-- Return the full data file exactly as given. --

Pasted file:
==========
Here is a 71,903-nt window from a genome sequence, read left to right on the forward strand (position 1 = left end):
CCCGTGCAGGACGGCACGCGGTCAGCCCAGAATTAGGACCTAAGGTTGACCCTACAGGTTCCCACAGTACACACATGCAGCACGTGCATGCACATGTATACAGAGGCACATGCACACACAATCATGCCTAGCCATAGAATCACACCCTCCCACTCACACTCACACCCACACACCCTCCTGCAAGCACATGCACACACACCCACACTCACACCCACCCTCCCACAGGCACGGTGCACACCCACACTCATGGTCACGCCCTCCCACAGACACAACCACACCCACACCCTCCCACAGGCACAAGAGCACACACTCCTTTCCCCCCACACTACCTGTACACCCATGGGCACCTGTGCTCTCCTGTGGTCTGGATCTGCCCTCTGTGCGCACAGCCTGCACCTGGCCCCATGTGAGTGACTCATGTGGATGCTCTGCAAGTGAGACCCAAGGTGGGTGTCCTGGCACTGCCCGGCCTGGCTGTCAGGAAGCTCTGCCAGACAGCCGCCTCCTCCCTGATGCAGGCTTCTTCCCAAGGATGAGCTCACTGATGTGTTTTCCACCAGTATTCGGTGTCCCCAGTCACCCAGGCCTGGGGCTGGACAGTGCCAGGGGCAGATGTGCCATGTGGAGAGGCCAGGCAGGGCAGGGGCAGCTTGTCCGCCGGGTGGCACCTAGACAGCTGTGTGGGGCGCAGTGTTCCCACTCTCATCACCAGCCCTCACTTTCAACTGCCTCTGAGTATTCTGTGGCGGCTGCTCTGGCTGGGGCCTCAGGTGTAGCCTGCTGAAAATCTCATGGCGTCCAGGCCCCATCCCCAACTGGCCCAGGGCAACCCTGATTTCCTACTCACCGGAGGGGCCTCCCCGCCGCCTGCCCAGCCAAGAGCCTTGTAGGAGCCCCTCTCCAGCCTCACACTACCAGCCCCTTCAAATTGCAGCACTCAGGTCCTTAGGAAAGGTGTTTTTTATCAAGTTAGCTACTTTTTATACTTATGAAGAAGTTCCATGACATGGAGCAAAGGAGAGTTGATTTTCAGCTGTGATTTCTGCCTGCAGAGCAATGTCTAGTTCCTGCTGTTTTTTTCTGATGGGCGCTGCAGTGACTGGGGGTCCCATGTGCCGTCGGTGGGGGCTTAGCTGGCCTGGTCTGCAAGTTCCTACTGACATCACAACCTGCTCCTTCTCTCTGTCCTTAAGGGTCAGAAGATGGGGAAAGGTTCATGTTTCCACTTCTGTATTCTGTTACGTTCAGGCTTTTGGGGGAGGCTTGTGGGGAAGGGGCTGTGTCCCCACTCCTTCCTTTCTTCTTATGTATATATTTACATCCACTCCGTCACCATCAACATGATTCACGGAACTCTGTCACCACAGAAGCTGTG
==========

Here is a 71,903-nt window from a genome sequence, read left to right on the forward strand (position 1 = left end):
CCCGTGCAGGACGGCACGCGGTCAGCCCAGAATTAGGACCTAAGGTTGACCCTACAGGTTCCCACAGTACACACATGCAGCACGTGCATGCACATGTATACAGAGGCACATGCACACACAATCATGCCTAGCCATAGAATCACACCCTCCCACTCACACTCACACCCACACACCCTCCTGCAAGCACATGCACACACACCCACACTCACACCCACCCTCCCACAGGCACGGTGCACACCCACACTCATGGTCACGCCCTCCCACAGACACAACCACACCCACACCCTCCCACAGGCACAAGAGCACACACTCCTTTCCCCCCACACTACCTGTACACCCATGGGCACCTGTGCTCTCCTGTGGTCTGGATCTGCCCTCTGTGCGCACAGCCTGCACCTGGCCCCATGTGAGTGACTCATGTGGATGCTCTGCAAGTGAGACCCAAGGTGGGTGTCCTGGCACTGCCCGGCCTGGCTGTCAGGAAGCTCTGCCAGACAGCCGCCTCCTCCCTGATGCAGGCTTCTTCCCAAGGATGAGCTCACTGATGTGTTTTCCACCAGTATTCGGTGTCCCCAGTCACCCAGGCCTGGGGCTGGACAGTGCCAGGGGCAGATGTGCCATGTGGAGAGGCCAGGCAGGGCAGGGGCAGCTTGTCCGCCGGGTGGCACCTAGACAGCTGTGTGGGGCGCAGTGTTCCCACTCTCATCACCAGCCCTCACTTTCAACTGCCTCTGAGTATTCTGTGGCGGCTGCTCTGGCTGGGGCCTCAGGTGTAGCCTGCTGAAAATCTCATGGCGTCCAGGCCCCATCCCCAACTGGCCCAGGGCAACCCTGATTTCCTACTCACCGGAGGGGCCTCCCCGCCGCCTGCCCAGCCAAGAGCCTTGTAGGAGCCCCTCTCCAGCCTCACACTACCAGCCCCTTCAAATTGCAGCACTCAGGTCCTTAGGAAAGGTGTTTTTTATCAAGTTAGCTACTTTTTATACTTATGAAGAAGTTCCATGACATGGAGCAAAGGAGAGTTGATTTTCAGCTGTGATTTCTGCCTGCAGAGCAATGTCTAGTTCCTGCTGTTTTTTTCTGATGGGCGCTGCAGTGACTGGGGGTCCCATGTGCCGTCGGTGGGGGCTTAGCTGGCCTGGTCTGCAAGTTCCTACTGACATCACAACCTGCTCCTTCTCTCTGTCCTTAAGGGTCAGAAGATGGGGAAAGGTTCATGTTTCCACTTCTGTATTCTGTTACGTTCAGGCTTTTGGGGGAGGCTTGTGGGGAAGGGGCTGTGTCCCCACTCCTTCCTTTCTTCTTATGTATATATTTACATCCACTCCGTCACCATCAACATGATTCACGGAACTCTGTCACCACAGAAGCTGTG